Finding Aid: Provides a detailed description of the contents of a fonds. It is an essential reference tool for determining what materials are available and in facilitating retrieval.
The finding aids for sous-fonds (part of the Jewish General Hospital fonds) currently available for browsing online are:
The Hebrew Maternity Hospital
The Herzl Family Practice Centre (now known as The Goldman Herzl Family Practice Centre)
The Jewish General Hospital Auxiliary (previously known as the JGH Women's Auxiliary)
The Jewish General Hospital Health Sciences Library (previously known as the JGH Medical Library)
The Jewish General Hospital School of Nursing
The Jewish General Hospital Clinical Ethics Committee (CEC)
By clicking on these links you will be able to access the finding aids for these sous-fonds in a hierarchical display which also includes series-level descriptions. Although item-level descriptions for all sous-fonds are currently unavailable, item-level descriptions for some photographs from the Health Sciences Library and School of Nursing sous-fonds are searchable in other sections of the website, such as Photographic Collection, Quick Search and Advanced Search.Please note that more sous-fonds will be displayed online as they are processed and arranged.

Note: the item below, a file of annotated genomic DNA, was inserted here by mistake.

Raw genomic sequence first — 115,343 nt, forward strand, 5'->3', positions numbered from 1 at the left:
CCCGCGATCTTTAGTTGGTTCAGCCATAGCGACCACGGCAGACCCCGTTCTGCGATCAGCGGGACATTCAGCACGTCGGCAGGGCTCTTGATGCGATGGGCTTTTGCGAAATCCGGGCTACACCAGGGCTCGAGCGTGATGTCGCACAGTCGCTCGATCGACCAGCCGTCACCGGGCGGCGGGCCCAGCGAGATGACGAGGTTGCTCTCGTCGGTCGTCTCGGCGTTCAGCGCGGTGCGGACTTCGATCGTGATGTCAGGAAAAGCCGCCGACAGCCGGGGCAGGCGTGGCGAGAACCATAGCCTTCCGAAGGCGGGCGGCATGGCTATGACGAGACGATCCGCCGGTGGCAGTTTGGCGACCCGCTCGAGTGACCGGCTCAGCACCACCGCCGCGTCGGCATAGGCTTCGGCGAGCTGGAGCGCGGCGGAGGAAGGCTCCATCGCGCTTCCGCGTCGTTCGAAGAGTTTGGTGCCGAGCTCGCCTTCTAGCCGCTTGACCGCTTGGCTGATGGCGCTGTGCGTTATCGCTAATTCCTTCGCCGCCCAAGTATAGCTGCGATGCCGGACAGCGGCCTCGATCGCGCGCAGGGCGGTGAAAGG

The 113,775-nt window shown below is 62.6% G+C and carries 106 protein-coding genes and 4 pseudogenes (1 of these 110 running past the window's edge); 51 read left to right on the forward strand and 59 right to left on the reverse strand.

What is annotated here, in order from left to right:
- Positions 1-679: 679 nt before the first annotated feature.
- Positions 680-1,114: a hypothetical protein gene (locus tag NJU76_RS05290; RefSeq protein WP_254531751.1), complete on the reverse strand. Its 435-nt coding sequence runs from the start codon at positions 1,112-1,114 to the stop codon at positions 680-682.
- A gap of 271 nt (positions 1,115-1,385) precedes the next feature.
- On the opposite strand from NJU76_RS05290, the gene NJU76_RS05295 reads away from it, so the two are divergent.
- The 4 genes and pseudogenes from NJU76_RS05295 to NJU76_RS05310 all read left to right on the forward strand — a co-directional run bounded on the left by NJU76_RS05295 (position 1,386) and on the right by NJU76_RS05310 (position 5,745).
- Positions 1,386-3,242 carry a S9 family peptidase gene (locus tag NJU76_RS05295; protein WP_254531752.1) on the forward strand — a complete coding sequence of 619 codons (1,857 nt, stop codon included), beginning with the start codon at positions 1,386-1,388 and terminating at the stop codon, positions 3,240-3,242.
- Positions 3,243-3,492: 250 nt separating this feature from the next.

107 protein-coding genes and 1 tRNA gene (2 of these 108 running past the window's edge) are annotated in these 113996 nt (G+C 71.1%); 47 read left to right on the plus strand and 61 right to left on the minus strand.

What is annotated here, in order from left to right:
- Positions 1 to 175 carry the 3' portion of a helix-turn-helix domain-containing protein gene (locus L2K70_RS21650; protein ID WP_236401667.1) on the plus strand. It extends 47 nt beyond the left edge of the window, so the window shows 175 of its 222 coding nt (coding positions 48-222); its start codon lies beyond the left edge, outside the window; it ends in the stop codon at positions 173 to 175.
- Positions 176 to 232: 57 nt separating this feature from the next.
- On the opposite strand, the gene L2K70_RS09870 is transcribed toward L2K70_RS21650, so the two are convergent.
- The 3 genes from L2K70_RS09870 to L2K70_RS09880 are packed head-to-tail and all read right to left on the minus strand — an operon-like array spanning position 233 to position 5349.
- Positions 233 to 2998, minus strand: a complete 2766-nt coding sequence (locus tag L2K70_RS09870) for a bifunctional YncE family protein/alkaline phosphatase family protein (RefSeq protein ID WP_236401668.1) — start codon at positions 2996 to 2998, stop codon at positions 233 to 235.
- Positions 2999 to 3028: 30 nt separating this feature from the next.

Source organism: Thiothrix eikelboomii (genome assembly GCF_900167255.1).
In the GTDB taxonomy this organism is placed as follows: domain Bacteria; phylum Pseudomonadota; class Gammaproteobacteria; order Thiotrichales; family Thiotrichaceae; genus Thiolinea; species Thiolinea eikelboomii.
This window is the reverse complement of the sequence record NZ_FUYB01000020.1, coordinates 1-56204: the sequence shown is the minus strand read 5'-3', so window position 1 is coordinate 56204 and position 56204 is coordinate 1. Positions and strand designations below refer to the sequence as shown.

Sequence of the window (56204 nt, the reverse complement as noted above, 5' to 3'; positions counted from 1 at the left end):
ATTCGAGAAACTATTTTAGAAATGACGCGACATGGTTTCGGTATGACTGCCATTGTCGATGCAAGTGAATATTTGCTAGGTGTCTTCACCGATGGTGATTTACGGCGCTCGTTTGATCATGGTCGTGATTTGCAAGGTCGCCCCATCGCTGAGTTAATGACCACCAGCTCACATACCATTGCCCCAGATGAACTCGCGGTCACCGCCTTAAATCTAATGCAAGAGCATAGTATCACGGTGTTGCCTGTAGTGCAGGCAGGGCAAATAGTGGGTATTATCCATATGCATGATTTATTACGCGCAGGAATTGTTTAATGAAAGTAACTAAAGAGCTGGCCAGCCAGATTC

The following are some key archival terminologies which will be useful in your research.
Fonds: A French term, a fonds refers to all the material created and/or accumulated, used and retained by a person, family or an organization in the course of normal, day-to-day activities.
Sous-fonds: Similar to a series. The sous-fonds is a discrete group of records clustered under the umbrella of a fonds. The papers of various individual family members, for example, would constitute sous-fonds within the larger fonds.
Series: A group of records which is organized as a unit and documents a specific activity or function. Within a fonds, there may be several distinguishable series of records.
File or item: the lowest level of description, including files of documents or individual documents that might come in a variety of forms and media. These might include: a letter, a film, a photograph, a map, a journal, an architectural plan.
Scope and Content: Abstract or summary of the range and topical coverage of the material described in the finding aid.
For a more detailed list of archival terms, please visit: